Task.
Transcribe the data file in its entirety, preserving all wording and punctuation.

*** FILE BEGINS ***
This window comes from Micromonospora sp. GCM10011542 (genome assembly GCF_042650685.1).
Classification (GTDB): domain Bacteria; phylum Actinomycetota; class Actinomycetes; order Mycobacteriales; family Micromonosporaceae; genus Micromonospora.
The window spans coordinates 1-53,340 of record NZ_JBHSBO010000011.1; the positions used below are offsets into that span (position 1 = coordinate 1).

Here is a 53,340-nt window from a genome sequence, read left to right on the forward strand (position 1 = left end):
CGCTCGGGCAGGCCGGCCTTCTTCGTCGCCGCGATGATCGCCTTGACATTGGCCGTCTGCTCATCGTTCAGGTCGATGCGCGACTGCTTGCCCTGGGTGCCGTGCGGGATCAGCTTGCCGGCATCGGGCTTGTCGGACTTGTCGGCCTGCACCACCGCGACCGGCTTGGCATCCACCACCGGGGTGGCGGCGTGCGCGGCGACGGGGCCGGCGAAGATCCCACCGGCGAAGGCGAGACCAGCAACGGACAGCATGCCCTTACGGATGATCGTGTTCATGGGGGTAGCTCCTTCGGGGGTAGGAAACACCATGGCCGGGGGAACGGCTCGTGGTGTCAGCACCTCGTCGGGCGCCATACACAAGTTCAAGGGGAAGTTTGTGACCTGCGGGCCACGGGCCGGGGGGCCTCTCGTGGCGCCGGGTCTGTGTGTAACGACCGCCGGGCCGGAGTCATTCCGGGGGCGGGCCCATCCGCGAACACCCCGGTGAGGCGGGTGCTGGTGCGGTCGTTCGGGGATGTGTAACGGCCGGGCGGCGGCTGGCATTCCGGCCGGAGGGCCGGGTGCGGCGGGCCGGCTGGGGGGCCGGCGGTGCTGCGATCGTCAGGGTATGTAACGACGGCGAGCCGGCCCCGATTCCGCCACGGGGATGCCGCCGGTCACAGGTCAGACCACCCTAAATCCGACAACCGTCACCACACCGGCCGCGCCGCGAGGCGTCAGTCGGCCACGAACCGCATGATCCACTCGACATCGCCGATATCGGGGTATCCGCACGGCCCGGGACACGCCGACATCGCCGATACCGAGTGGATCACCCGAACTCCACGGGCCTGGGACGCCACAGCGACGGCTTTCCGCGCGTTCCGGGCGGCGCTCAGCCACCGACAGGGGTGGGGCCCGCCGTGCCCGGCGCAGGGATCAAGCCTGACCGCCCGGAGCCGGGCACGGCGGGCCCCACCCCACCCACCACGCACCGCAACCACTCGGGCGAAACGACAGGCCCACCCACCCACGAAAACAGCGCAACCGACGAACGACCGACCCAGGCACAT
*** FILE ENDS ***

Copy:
This window comes from Micromonospora sp. GCM10011542 (genome assembly GCF_042650685.1).
Classification (GTDB): domain Bacteria; phylum Actinomycetota; class Actinomycetes; order Mycobacteriales; family Micromonosporaceae; genus Micromonospora.
The window spans coordinates 1-53,340 of record NZ_JBHSBO010000011.1; the positions used below are offsets into that span (position 1 = coordinate 1).

Here is a 53,340-nt window from a genome sequence, read left to right on the forward strand (position 1 = left end):
CGCTCGGGCAGGCCGGCCTTCTTCGTCGCCGCGATGATCGCCTTGACATTGGCCGTCTGCTCATCGTTCAGGTCGATGCGCGACTGCTTGCCCTGGGTGCCGTGCGGGATCAGCTTGCCGGCATCGGGCTTGTCGGACTTGTCGGCCTGCACCACCGCGACCGGCTTGGCATCCACCACCGGGGTGGCGGCGTGCGCGGCGACGGGGCCGGCGAAGATCCCACCGGCGAAGGCGAGACCAGCAACGGACAGCATGCCCTTACGGATGATCGTGTTCATGGGGGTAGCTCCTTCGGGGGTAGGAAACACCATGGCCGGGGGAACGGCTCGTGGTGTCAGCACCTCGTCGGGCGCCATACACAAGTTCAAGGGGAAGTTTGTGACCTGCGGGCCACGGGCCGGGGGGCCTCTCGTGGCGCCGGGTCTGTGTGTAACGACCGCCGGGCCGGAGTCATTCCGGGGGCGGGCCCATCCGCGAACACCCCGGTGAGGCGGGTGCTGGTGCGGTCGTTCGGGGATGTGTAACGGCCGGGCGGCGGCTGGCATTCCGGCCGGAGGGCCGGGTGCGGCGGGCCGGCTGGGGGGCCGGCGGTGCTGCGATCGTCAGGGTATGTAACGACGGCGAGCCGGCCCCGATTCCGCCACGGGGATGCCGCCGGTCACAGGTCAGACCACCCTAAATCCGACAACCGTCACCACACCGGCCGCGCCGCGAGGCGTCAGTCGGCCACGAACCGCATGATCCACTCGACATCGCCGATATCGGGGTATCCGCACGGCCCGGGACACGCCGACATCGCCGATACCGAGTGGATCACCCGAACTCCACGGGCCTGGGACGCCACAGCGACGGCTTTCCGCGCGTTCCGGGCGGCGCTCAGCCACCGACAGGGGTGGGGCCCGCCGTGCCCGGCGCAGGGATCAAGCCTGACCGCCCGGAGCCGGGCACGGCGGGCCCCACCCCACCCACCACGCACCGCAACCACTCGGGCGAAACGACAGGCCCACCCACCCACGAAAACAGCGCAACCGACGAACGACCGACCCAGGCACAT